After 20 Years, A Notable DC Journalist Reinvents Herself
What exactly does it mean to reinvent one's self?
That question came to mind when I sat down with former journalist turned PR Executive Lisa Matthews for a one-on-one.
Before transitioning to her role as Vice President of DC Public Relations firm Hager Sharp, Lisa had been with the Associated Press for nearly 20 years.
20 FREAKIN YEARS.
My millennial brain exploded when I heard this.
When it comes to their careers, most Washingtonians have the same game plan: land a job, scale the organizational ladder, then go on to run your own PR or lobbying firm.
But going from employee to executive is in every sense a reinvention. It seems easy in theory but in practice, it is an entirely different ball game.
So how did Matthews, who had become ingrained in her profession, pull off the envy of every D.C. professional and make the career change of a lifetime?
“If you really want to reinvent yourself, you’ll have to be bold,” says Matthews.
And bold she was.
Her advice is, in many ways, unconventional. Matthews is a black woman. And she believes using things like race, your job title, and whatever else you have going for you to your advantage.
On Making It Personal
Matthews' foray into journalism started out with a pair of shoes.
She was working in retail when a customer wearing a baseball cap with the Magic 102.3 WMMJ logo on it walked in.
Matthews leaped one the opportunity.
When the customer had trouble locating a size 12 shoe, she promised to help if he’d help her get an interview at the radio station.
So a deal was made, and both parties held up their end.
Not long after, Matthews was writing the news for WMMJ, and she was on the air. She knew very well the importance of the hustle: she took unpaid jobs, eventually landing one at the National Public Radio. By building her network, she was eventually introduced to Jeffrey Ballou– the 2016 VP of the National Press Club.
“I’ll say I’m a black woman and it’s very important to me that we get this interview. You can’t just be bold, you have to be humble.”
Despite the rise of digital business cards and LinkedIn, Matthews is a testament to the power of being prepared. “I always had my resume with me and was always prepared to promote myself.”
The hustle paid off: she nabbed a job at the Associated Press, where she worked for the next 20 years. There, she got a glimpse at every corner of the newsroom.
“When you’re seeking something new, you have to show that you know when to speak and when not to speak.
It was not a coincidence that that guy happened to walk in that day. It was up to me to open my mouth and speak up. You can’t be afraid to step up when you have what it takes to back it up.
I started as a writer and then I became an in-house reporter then newsroom supervisor and planning editor, assignment manager which was the last thing I did there.”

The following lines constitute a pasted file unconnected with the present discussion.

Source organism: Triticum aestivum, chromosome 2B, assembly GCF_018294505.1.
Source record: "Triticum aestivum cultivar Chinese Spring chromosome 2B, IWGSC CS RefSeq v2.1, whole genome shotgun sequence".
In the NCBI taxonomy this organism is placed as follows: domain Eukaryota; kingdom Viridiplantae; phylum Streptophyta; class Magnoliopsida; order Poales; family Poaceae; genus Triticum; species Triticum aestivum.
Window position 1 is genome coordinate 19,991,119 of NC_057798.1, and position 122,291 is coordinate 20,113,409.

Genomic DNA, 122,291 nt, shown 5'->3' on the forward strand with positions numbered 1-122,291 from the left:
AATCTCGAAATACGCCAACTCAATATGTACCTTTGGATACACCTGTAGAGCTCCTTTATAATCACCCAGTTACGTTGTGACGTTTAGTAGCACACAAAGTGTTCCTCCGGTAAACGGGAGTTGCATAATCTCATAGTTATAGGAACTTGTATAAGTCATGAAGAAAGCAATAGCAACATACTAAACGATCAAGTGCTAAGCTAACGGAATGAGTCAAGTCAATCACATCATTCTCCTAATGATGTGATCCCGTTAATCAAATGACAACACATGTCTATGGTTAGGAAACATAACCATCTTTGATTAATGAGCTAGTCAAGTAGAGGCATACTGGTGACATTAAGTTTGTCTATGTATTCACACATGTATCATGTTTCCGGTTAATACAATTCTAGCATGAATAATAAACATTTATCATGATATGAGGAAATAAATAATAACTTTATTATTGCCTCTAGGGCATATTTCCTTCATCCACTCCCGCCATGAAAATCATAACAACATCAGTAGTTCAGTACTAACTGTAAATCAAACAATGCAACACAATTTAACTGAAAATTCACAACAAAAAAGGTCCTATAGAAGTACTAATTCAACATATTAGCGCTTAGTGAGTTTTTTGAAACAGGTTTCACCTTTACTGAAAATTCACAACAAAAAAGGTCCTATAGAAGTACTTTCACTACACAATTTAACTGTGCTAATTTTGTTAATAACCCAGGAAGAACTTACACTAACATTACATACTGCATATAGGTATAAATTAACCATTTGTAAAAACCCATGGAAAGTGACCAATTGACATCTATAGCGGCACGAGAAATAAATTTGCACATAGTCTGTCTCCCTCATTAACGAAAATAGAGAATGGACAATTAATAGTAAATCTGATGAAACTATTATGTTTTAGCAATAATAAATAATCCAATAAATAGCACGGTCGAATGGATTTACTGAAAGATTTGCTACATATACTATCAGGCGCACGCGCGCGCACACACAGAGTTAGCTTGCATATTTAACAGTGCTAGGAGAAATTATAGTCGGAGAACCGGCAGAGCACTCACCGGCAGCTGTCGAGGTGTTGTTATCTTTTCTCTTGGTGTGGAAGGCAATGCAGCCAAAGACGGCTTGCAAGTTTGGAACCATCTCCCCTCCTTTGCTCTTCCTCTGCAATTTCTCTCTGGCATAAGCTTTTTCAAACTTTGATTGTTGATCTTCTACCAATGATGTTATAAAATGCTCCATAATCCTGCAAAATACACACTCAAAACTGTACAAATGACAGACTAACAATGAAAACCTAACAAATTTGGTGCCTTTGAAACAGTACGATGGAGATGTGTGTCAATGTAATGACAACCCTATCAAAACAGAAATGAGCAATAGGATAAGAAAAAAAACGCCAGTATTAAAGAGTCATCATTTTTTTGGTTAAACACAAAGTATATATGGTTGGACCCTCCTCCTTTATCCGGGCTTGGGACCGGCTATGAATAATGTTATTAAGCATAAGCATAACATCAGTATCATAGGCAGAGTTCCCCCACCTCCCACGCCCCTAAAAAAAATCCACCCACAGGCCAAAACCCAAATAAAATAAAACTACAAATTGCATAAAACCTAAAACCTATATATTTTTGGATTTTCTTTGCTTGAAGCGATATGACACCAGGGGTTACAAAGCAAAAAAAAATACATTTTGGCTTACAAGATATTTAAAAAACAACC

A healthy dose of perseverance, mixed in with the day-to-day hustle, propelled Matthews down a career path that would be the envy of many.
But it didn't come easy. “I had to fight for every job I ever had,” she said as she reflected on those early days.
On Being BOLD
As a journalist, Matthews knows how to use her resources to get a difficult interview. “I’ll say I’m a black woman and it’s very important to me that we get this interview. You can’t just be bold, you have to be humble.”
When Matthews told me this grain of wisdom, I found myself wondering how someone could do both of those things well, and at the same time.
The AP veteran had a few of her own ideas about how to strike the perfect balance, and how important it is to do both.
“Don’t be overly braggy. Know your stuff. After you put it out there, if folks don’t accept you, move on to the next thing. You have to be willing to do the work and you have to be willing to work for free. But you have to respect others and know that they’re there for a reason.”
If it's not clear from her career trajectory, Matthews thrives off of new challenges. It's part of the reason her new role excites her.
“What they brought me here for is to help clients craft better stories, but part of being a VP is bringing in new business. I work on parts of the proposal, how to address earned, paid, shared media. Very different from my life at the AP.
On the Typical D.C. Career Trajectory
It seems everyone moves to Washington with the same plan in mind: land a job, scale the organizational ladder, and eventually move to a consulting, lobbying, or VP role.
I asked Lisa if this was her plan all along.
“No, I love and still love the news. I’m the only VP with a TV on my desk. I’m connected to [media] in so many ways.
Everything is changing and I think young people aren’t engaged. They don’t know the ins and outs and history of the media. There are people who voted for Donald Trump just because he is part of the conversation.
I thought I would be at the AP forever. I thought I would have a lifetime career there. There are people there who have been there for 35 or 40 years. I sought to leave when the way that we covered the news started to change.
When I came to Hager Sharp, everyone was seriously engaged. We decide which clients we want to represent and truly believe in what we do.
It took me some time to get this job. I interviewed over the course of 2 years. It was time for me to make a change and make more money. I’m still transitioning and learning client's needs. I never thought working in PR would be hard. I thought it would be a breeze. I thought I’d be chilling but that is so far from the case.”